When it comes to developing a successful retention strategy, the importance of onboarding is often overlooked. Given that up to 20 percent of employee turnover happens within the first 45 days, however, the onboarding process plays a critical role in employee retention. In fact, 69 percent of employees are more likely to stay with a company for three years if they experience great onboarding. So, what is your organization doing to optimize new hire onboarding?
Here are four ways HR and talent leaders can deliver a great onboarding experience:
1. Don’t wait until an employee’s first day
A strong onboarding program makes use of the time between when a candidate signs their offer letter and their first day on the job. In fact, Aberdeen Group found that 83 percent of best-in-class companies start onboarding prior to day one. Having a new hire spend their first day filling out paperwork doesn’t really make for a standout first day. By taking care of the administrative tasks and providing information to new hires that will help them get acquainted before their first day, employees can instead spend their first eight hours on the job getting to know their colleagues and actively immersing themselves in your company’s culture. Starting the onboarding process early helps new hires feel more welcomed and at ease on their first day, while also enabling them to get up to speed more quickly.
2. Make goal setting a priority
To engage new hires from the start, managers should work early on with employees to set career and performance goals, both short-and long-term. When employees have a clear understanding of their goals and expectations early in the onboarding process, they are more enthusiastic about their future with the company. They also are more invested in the success of the company, as they can understand the role they play in the organization’s overall success.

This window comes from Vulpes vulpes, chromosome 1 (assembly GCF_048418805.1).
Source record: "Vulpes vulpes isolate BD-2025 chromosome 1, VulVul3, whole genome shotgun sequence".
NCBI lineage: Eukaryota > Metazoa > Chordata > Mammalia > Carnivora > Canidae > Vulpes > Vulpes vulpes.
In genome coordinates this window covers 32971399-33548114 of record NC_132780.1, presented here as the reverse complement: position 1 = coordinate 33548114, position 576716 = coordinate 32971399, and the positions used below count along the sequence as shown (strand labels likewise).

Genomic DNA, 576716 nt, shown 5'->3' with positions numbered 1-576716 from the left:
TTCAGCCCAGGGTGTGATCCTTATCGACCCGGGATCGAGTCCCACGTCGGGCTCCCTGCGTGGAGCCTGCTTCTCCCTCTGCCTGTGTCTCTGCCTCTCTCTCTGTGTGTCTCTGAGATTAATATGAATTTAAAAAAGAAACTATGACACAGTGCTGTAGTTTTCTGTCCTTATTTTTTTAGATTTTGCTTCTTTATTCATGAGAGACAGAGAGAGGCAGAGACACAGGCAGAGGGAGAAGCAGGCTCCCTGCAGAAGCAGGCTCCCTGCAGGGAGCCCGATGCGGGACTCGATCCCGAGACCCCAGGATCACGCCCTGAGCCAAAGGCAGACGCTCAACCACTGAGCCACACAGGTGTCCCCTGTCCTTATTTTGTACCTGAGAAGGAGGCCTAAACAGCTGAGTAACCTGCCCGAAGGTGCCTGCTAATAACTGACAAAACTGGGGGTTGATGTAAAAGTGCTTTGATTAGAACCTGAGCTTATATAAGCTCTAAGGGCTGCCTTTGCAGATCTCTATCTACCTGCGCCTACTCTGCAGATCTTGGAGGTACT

3. Facilitate connection and collaboration
We’ve all been there after starting a new job: half the work seems to just be finding out where–or who–to go to for what. A big challenge for new hires is often just becoming familiar with the lay of the land and identifying where to turn for the information they need to do their jobs. By facilitating social and real-time collaboration with tools such as workspaces, talent leaders can help minimize new hire frustration while improving time-to-productivity. Considering a mentorship program as part of the onboarding process– in which a new hire is paired with an experienced colleague–can also help new hires feel like the organization is truly setting them up to succeed.
4. Extend the onboarding program
Given that 90 percent of employees are still deciding whether they’ll stay at an organization throughout their first six months, why is it that onboarding typically stops at some point within the first 90 days? Establishing an onboarding process lasting at least six months that incorporates on-the-job training will help make sure employees gain the practical knowledge they need to stay engaged.
Effective onboarding is so much more than making sure the I-9 is filled out correctly and the new hires have all the info they need to complete their benefit elections. With these four tips, you’ll be well on your way to delivering an outstanding onboarding experience that will enable your organization to improve employee engagement, retention and productivity.